Once upon a time, not all that many years ago, the closest Indian restaurant to Louisville was in Cincinnati. I know, because I used to make that trip as often as I could. Indeed, as recently as the turn of the millennium there were still only about three Indian eateries in town.
But those days of deprivation are past! The recent arrival of Louisville Cafe India, popped up in the Middletown quarters abruptly vacated by Peking City Bistro last winter, pushes the metro’s count of Indian restaurants past a dozen, all of them on the Kentucky side of the river. Get with it, Hoosiers!
I was already feeling pumped by the arrival of Shreeji Indian Vegetarian Street Food on Hurstbourne last winter, so when I learned that Louisville Cafe India also features a substantial selection of Indian street fare – and more substantial entrees from many Indian regions as well – it didn’t take me long to race over there.
The decor seemed familiar if a bit dissonant, until I realized that the Indian restaurant’s thrifty owners apparently moved right in to the Chinese restaurant’s space without changing a thing. Chinese chariots sketched on pale gold walls, bright red-and-gold abstract patterns, and white tile floors remain. Window walls around two sides of the shopping center space afford plenty of light even through darkened glass. Sweet pungent incense wafted through the room from a burner under the counter, and two big-screen televisions were tuned to an Indian cricket game.
The colorful four-page laminated menu contains more than 100 Indian delights, about half priced under $5 and nothing over $8.99. Yes, that’s right: The menu tops out at $8.99 for a half-dozen entrees, including a few lamb and mutton dishes and entree-size rice-and-meat biryani. There’s a broad selection of both vegetarian and carnivore-friendly dishes.
We filled the table with large and small plates, and only belatedly realized that everything had been made quite spicy-hot, without discussion. We didn’t mind, but you might, so don’t hesitate to ask in advance.
Dahi bhel chaat ($3.49) is a crunchy, salty snack that makes me think of a savory Indian take on trail mix. It’s a generous mound of puffed rice, potatoes, chickpeas, crushed whole wheat puri bread, and chopped red onions, along with something that looked surprisingly like broken Ritz crackers, all drizzled with a sweet-sour mint-and-tamarind sauce.
A veggie puff ($1.99) consisted of a square of puff pastry folded over a dollop of spicy curry-scented green peas and mashed potatoes, then baked until the pastry expanded into a crisp and flaky block.
Malai kofta ($6.99) is one of my favorite Indian dishes, and Louisville Cafe India does it well. A vegetarian alternative to meatballs and gravy, it consists of a half-dozen veggie balls fashioned from Indian farmer cheese, potatoes, nuts and spices all ground together and formed into deep-fried spheres, presented in a rich, creamy light-brown sauce of pureed onions, tomatoes, cashews and mysterious aromatics, served in a brass bowl with plenty of perfect long-grain rice.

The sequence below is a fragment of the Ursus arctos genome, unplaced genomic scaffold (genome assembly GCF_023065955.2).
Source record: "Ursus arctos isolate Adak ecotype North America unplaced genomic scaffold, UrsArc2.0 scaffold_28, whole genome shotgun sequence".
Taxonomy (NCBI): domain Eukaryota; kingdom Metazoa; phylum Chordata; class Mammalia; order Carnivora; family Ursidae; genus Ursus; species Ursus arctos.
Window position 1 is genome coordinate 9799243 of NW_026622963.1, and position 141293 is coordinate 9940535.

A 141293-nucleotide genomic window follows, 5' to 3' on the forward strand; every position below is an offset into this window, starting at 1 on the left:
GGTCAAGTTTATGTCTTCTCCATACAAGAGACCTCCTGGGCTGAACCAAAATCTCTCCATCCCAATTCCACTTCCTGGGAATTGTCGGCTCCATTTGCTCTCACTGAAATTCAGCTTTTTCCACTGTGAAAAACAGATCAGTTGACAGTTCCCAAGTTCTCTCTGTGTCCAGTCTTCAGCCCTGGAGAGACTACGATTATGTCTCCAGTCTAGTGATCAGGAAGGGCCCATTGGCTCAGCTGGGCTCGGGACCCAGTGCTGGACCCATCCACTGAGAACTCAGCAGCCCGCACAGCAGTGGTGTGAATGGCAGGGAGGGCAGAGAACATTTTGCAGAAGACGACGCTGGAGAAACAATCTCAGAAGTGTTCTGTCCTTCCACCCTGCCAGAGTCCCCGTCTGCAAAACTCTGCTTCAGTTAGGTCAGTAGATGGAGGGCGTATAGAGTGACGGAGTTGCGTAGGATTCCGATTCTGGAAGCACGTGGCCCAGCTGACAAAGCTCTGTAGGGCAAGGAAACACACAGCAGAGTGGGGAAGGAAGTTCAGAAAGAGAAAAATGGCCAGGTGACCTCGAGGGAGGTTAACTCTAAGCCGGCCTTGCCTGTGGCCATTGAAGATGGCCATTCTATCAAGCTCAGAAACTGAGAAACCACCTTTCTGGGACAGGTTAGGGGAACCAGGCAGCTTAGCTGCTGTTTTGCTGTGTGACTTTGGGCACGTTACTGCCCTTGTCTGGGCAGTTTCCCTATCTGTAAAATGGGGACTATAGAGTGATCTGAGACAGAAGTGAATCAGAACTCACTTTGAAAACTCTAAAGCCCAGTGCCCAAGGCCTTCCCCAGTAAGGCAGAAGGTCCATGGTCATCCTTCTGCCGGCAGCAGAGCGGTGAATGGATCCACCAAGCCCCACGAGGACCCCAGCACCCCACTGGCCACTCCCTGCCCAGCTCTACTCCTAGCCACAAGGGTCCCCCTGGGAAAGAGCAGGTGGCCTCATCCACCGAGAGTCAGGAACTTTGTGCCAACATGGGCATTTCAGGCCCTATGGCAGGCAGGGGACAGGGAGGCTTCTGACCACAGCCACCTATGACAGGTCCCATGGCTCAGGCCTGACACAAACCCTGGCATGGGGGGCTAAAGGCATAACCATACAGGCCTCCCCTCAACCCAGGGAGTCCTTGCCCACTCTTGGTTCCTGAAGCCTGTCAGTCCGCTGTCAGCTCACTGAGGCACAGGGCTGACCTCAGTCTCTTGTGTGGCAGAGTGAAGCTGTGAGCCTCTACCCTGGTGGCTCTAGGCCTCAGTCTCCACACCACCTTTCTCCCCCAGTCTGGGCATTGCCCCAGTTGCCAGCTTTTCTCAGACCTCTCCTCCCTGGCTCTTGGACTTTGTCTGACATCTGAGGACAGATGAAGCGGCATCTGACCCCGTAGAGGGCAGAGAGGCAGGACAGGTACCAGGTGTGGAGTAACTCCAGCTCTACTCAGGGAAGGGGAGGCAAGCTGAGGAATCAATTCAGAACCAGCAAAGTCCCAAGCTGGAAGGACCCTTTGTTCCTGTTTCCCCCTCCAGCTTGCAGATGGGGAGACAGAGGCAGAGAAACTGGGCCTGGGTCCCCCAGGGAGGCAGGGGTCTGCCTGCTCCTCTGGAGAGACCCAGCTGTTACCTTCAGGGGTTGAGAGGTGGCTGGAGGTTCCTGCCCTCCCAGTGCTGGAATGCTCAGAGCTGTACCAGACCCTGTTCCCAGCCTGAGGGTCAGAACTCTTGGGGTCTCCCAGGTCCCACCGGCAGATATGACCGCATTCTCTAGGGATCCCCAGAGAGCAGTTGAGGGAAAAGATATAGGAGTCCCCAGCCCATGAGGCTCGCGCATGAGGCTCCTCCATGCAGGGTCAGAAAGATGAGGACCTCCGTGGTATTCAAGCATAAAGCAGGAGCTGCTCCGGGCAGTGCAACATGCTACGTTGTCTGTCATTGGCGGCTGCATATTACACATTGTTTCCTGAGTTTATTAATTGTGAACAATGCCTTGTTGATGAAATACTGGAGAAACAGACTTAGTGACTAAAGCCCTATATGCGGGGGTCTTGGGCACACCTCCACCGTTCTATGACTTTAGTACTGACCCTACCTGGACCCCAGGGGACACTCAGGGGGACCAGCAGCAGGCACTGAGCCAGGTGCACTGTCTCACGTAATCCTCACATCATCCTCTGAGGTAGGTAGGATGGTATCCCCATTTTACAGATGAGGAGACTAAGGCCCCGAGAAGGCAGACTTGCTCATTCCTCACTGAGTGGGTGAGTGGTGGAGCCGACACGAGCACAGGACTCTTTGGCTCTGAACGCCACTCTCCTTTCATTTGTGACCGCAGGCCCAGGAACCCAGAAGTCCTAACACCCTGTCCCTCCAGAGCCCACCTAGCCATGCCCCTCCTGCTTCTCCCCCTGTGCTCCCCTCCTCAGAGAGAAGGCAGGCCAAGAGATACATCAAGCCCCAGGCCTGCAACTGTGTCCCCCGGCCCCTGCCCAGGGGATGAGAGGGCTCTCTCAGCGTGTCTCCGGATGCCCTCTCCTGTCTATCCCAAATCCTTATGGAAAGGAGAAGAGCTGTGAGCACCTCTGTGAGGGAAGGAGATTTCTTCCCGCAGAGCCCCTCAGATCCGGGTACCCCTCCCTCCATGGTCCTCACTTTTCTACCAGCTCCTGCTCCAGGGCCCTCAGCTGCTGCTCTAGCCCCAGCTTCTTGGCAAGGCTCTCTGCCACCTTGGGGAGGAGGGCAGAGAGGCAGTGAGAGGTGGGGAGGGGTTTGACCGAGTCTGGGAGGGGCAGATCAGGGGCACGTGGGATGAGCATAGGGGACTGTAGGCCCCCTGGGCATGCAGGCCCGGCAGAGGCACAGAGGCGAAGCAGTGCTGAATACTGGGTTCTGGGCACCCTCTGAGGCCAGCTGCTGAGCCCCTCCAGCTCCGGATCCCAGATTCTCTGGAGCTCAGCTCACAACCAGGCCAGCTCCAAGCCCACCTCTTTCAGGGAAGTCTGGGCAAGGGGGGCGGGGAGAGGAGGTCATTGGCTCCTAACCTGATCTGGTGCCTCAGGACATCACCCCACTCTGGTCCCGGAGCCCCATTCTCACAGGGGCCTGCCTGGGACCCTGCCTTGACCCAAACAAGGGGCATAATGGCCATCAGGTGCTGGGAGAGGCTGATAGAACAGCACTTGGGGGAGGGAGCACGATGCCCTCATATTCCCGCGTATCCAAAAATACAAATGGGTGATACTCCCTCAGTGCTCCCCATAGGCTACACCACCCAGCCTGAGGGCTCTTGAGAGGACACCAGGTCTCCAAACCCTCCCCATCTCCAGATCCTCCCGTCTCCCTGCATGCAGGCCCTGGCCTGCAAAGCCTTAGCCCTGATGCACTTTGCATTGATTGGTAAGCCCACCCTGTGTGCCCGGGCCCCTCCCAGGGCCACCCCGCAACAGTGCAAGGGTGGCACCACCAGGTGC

Four good, garlicky slices of naan bread ($1.99) came sizzling from the tandoor, charred in spots and brushed with ghee.
One of the most beloved Indian dishes is biryani, pictured at the top of the page. It’s a festive rice preparation that originated in Muslim North India and Pakistan but has become popular all over the Subcontinent – and the world. Our goat meat dum biryani ($8.99) would have made a fine party centerpiece. Like the malai kofta, it was served in a cylindrical brass bowl that made us think of the iconic tiffin boxes that bicycle messengers (“tiffin wallahs”) use to deliver food quickly through the crowded streets of Mumbai. Dum biryani is a variation cooked in a heavy, tightly lidded pot so that the rice, meat, and other ingredients all steam together.
The goat was particularly good, with four or five appropriately stringy but tender chunks of goat meat the size of 3-inch lengths of fat sausages, with only a few easily separable bones. The meat had been permeated with an aromatic spice rub that enhanced the flavor while making it fiery enough that the accompanying bowl of cucumber-yogurt raita was welcome. The meat pieces were mixed in the biryani with exceptionally long-grained rice, some of which had been died with yellow and orange saffron to make it a pretty three-color mix, and garnished with half of a hard-boiled egg.
Non-alcoholic beverages include commercial soft drinks, Indian coffee, salty, sweet or mango yogurt lassis. Thick salty lassis ($1.99) were indeed salty and also loaded with cumin. The rich dairy drink made a pleasing antidote to the fiery fare.
As we almost always do at Indian restaurants, we ordered way too much and ended up taking a stack of leftovers boxes home. Even so, we were able to push the toll for two only up to $29.08, plus an $8 tip.
Robin Garr’s rating: 84 points
Noise level: Conversation was easy with the restaurant less than half full. (Average sound was 70dB, the level of normal conversation, with peaks at 79dB, the sound inside a moving car.)
Accessibility: The entrance and restrooms appear to be accessible to unassisted wheelchair users.